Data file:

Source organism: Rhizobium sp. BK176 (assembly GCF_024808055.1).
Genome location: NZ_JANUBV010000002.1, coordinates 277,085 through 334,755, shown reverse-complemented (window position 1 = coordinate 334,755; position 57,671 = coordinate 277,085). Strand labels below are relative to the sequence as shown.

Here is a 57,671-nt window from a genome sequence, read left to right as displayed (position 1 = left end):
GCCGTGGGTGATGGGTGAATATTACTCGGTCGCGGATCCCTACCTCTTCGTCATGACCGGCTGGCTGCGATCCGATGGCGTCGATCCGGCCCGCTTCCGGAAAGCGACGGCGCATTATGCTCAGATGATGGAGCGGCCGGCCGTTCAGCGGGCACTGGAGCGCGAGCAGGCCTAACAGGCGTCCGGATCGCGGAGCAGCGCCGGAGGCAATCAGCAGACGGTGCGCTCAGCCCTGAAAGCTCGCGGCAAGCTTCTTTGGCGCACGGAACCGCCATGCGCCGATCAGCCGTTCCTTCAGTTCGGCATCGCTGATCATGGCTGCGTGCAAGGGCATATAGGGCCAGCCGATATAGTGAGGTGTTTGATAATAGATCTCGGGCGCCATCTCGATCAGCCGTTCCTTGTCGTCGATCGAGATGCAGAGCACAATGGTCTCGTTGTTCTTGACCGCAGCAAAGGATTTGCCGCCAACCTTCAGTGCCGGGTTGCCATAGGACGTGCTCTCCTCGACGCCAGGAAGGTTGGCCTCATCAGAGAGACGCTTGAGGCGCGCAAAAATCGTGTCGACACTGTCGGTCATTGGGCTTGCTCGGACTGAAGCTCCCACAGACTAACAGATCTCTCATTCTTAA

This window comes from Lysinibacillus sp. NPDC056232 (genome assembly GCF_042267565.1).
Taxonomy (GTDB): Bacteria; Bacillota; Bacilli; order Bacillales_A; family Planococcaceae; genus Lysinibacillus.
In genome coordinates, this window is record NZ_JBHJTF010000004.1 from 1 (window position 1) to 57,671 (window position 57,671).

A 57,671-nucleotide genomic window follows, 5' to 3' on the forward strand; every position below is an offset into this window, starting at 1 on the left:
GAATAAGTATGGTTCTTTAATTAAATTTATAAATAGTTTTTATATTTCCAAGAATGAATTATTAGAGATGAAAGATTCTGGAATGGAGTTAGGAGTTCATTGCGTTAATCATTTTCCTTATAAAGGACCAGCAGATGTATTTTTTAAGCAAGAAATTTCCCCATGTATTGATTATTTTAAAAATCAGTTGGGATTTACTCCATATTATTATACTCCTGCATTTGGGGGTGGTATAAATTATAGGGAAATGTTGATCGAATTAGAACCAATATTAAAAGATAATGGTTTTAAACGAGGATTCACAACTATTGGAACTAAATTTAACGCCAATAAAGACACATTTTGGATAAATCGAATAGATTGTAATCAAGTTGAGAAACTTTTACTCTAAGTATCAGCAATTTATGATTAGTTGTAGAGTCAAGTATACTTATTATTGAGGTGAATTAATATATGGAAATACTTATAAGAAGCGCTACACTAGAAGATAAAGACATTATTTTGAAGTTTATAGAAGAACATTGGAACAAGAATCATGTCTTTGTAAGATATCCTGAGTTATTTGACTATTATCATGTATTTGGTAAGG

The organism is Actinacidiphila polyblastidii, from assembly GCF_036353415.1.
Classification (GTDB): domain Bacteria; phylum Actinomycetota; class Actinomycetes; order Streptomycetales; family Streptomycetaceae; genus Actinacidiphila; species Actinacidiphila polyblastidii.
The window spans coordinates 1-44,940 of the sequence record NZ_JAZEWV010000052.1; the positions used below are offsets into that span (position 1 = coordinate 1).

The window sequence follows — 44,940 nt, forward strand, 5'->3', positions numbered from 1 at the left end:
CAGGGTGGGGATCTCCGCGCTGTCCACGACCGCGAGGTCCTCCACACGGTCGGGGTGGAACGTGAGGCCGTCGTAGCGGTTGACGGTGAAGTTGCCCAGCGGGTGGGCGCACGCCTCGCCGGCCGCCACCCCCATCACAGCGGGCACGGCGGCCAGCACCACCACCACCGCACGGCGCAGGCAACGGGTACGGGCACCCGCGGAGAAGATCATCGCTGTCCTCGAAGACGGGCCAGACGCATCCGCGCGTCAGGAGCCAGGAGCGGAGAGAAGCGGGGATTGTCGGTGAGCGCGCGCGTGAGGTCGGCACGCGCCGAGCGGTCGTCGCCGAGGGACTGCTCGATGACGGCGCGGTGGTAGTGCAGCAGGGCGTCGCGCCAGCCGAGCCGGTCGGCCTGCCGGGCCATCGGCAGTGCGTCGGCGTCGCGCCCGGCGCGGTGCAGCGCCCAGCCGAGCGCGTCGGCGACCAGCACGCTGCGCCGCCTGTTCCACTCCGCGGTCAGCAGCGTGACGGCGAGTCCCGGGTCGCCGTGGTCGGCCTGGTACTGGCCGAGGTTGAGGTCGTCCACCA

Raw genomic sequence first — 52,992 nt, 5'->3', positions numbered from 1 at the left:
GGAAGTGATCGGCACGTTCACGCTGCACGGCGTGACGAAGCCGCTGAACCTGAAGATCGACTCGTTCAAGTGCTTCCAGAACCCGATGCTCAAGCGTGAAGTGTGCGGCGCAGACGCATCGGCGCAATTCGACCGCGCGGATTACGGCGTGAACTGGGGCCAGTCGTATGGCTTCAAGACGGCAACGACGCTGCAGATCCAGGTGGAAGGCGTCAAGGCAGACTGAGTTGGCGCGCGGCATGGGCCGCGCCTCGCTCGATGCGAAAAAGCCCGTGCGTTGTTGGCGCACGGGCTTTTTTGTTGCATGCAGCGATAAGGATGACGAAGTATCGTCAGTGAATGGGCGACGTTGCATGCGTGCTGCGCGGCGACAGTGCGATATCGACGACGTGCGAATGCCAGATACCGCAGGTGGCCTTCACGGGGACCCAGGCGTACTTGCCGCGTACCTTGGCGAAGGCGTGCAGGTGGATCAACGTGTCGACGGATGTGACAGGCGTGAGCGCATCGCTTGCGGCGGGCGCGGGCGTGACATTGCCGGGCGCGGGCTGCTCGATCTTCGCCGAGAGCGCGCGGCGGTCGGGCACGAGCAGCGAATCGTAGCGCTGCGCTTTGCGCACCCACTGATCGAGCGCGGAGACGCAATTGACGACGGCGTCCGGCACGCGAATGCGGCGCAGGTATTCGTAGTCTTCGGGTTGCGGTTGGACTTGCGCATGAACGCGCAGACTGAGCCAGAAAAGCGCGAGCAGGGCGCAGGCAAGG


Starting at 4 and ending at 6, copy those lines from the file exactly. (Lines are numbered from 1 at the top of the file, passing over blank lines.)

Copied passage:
GCCGTGGGTGATGGGTGAATATTACTCGGTCGCGGATCCCTACCTCTTCGTCATGACCGGCTGGCTGCGATCCGATGGCGTCGATCCGGCCCGCTTCCGGAAAGCGACGGCGCATTATGCTCAGATGATGGAGCGGCCGGCCGTTCAGCGGGCACTGGAGCGCGAGCAGGCCTAACAGGCGTCCGGATCGCGGAGCAGCGCCGGAGGCAATCAGCAGACGGTGCGCTCAGCCCTGAAAGCTCGCGGCAAGCTTCTTTGGCGCACGGAACCGCCATGCGCCGATCAGCCGTTCCTTCAGTTCGGCATCGCTGATCATGGCTGCGTGCAAGGGCATATAGGGCCAGCCGATATAGTGAGGTGTTTGATAATAGATCTCGGGCGCCATCTCGATCAGCCGTTCCTTGTCGTCGATCGAGATGCAGAGCACAATGGTCTCGTTGTTCTTGACCGCAGCAAAGGATTTGCCGCCAACCTTCAGTGCCGGGTTGCCATAGGACGTGCTCTCCTCGACGCCAGGAAGGTTGGCCTCATCAGAGAGACGCTTGAGGCGCGCAAAAATCGTGTCGACACTGTCGGTCATTGGGCTTGCTCGGACTGAAGCTCCCACAGACTAACAGATCTCTCATTCTTAA

This window comes from Lysinibacillus sp. NPDC056232 (genome assembly GCF_042267565.1).
Taxonomy (GTDB): Bacteria; Bacillota; Bacilli; order Bacillales_A; family Planococcaceae; genus Lysinibacillus.